Sadly most breads, even the seemingly 'safe' varieties like wholegrain pittas which have a GI score of around 57 (55 and under is considered low GI), seem to have an aggressive effect on my BG levels and turn even a saintly salad-filled lunch into a must-be-managed afternoon crisis.  So much so that in recent years I have all but given up on any kind of carb-wielding slice of bread.  

The problem is, there are only so many salads you can eat before you've tried them all.

My first impressions of LivLife were good.  There were seeds bursting from the loaf and the smell of fresh, high-quality bread overwhelmed my senses as I opened the bag and peered inside.  The slices were small, but not too much so.  In fact, two slices together make a perfect-sized sandwich to take to work.  Actually I take two; because it tastes that good.

But the real test, beyond any pretty packaging or delectable aromas, is the impact on glucose levels. A blood-sugar bashing treat is one thing, but a daily lunch choice needs to be something which won't cause repeated post-prandial spikes that cause HbA1cs to jump around and complications to come a-knocking.

LivLife claims to be suitable for diabetics because it has half the carbs of other breads - in fact, it claims to have as little as 3.8g carbs per slice!  So a sandwich of two slices with a low-carb veggie or protein filling, should be less than 10g carbs per sandwich!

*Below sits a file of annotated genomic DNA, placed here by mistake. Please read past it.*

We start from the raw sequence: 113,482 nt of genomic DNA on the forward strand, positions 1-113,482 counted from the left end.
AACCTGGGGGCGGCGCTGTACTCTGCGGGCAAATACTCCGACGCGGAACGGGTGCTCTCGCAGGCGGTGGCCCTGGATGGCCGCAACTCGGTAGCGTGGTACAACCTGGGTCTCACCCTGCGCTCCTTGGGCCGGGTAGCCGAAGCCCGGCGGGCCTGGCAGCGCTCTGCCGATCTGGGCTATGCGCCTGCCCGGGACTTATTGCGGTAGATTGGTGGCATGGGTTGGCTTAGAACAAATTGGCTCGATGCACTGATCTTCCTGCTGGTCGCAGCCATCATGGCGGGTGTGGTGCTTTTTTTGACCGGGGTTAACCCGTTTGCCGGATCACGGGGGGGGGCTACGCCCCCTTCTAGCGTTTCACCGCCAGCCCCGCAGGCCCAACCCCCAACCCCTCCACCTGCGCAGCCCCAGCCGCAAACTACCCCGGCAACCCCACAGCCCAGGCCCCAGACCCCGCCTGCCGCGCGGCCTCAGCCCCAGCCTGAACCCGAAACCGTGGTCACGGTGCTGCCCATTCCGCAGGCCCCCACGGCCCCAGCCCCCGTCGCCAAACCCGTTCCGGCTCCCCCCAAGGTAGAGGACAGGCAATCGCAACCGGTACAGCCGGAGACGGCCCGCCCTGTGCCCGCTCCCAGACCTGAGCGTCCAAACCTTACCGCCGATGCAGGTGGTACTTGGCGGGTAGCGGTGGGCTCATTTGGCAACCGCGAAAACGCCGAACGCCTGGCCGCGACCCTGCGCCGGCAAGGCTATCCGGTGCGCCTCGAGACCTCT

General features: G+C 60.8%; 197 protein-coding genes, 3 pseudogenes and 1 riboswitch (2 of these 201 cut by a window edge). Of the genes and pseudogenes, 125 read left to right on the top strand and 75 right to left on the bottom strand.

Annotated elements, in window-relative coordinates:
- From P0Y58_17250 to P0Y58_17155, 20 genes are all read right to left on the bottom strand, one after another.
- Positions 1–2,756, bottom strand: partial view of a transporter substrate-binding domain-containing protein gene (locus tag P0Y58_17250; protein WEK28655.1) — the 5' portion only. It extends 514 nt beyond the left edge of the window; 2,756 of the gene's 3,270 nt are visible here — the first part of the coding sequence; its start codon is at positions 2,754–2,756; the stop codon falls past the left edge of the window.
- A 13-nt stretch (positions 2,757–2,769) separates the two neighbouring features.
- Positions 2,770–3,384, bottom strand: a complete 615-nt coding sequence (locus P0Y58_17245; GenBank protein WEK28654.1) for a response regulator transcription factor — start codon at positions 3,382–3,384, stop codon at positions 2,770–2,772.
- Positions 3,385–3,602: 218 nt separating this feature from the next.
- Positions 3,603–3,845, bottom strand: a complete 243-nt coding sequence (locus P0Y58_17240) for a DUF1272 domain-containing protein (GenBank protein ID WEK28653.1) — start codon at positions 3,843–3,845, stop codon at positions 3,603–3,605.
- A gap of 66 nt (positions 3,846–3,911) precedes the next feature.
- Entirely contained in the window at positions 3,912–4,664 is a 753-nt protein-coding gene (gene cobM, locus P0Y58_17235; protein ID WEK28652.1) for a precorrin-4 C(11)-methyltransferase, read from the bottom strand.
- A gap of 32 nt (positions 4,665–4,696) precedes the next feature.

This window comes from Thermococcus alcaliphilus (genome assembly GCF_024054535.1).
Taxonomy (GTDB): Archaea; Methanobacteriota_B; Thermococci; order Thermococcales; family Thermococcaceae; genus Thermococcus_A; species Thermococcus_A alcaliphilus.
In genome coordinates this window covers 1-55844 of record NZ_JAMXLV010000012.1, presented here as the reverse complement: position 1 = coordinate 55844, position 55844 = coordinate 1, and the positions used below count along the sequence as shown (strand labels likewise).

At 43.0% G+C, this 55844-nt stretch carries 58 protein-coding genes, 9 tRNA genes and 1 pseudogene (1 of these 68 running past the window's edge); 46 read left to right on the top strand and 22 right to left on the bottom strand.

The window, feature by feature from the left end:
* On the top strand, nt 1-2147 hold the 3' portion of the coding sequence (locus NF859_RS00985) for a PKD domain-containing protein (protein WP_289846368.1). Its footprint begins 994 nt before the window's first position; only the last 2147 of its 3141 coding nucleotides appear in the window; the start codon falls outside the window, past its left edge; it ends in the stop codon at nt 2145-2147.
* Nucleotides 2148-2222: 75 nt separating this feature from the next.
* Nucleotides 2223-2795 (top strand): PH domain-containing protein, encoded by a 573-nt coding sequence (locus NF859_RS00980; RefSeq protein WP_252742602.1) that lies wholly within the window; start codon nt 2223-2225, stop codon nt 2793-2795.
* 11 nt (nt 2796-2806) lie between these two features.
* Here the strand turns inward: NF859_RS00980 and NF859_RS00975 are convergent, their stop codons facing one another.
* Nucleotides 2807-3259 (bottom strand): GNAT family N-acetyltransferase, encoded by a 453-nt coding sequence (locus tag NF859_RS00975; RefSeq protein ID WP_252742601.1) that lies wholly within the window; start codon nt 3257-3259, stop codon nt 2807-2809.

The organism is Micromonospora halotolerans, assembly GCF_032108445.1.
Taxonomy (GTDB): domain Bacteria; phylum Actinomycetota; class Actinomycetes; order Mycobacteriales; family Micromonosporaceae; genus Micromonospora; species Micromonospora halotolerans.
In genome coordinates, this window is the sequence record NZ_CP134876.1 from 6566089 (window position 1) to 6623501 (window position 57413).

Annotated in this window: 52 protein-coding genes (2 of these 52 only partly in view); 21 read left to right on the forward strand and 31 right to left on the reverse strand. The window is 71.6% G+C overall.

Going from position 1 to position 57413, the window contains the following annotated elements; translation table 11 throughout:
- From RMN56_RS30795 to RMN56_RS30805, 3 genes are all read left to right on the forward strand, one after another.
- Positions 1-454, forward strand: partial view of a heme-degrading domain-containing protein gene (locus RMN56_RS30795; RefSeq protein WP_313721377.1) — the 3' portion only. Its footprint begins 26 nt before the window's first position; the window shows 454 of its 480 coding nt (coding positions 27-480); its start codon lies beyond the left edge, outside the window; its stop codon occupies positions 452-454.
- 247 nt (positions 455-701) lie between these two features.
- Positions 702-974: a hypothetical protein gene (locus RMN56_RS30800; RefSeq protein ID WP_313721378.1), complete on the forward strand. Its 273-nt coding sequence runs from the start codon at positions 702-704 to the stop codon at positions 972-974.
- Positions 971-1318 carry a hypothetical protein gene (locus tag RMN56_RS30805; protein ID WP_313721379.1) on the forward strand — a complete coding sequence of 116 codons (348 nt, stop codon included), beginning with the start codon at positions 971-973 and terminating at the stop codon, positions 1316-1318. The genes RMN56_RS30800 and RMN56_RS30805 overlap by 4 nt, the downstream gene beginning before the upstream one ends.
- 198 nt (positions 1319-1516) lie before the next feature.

This week, I put my LivLife to the test and experimented my way through lunch breaks to see just what happened with the so-called 'suitable for diabetics' bread.

The CGM trace below was a trace I had after eating two small wholemeal pittas with bacon and avocado salad stuffed inside and a smattering of mayo to give it some 'yum'.  I had bolused 20 minutes before I ate, ensuring I'd allowed time for the insulin to hit my system and become active before I devoured my well-earned lunch.

Within just one short hour of my (supposedly healthy) lunch the beautiful straight line I had been admiring all morning was gone after my 2pm lunch break and was replaced with a vertical sky-climber.  I tried this lunch three times with tweaks (once with more insulin; once a little earlier - which resulted in a nasty hypo pre-food).  This is not the way to enjoy food.

After too many frustrated days in a row I gave LivLife a whirl, and was presented with this:

Now this is a CGM trace to enjoy!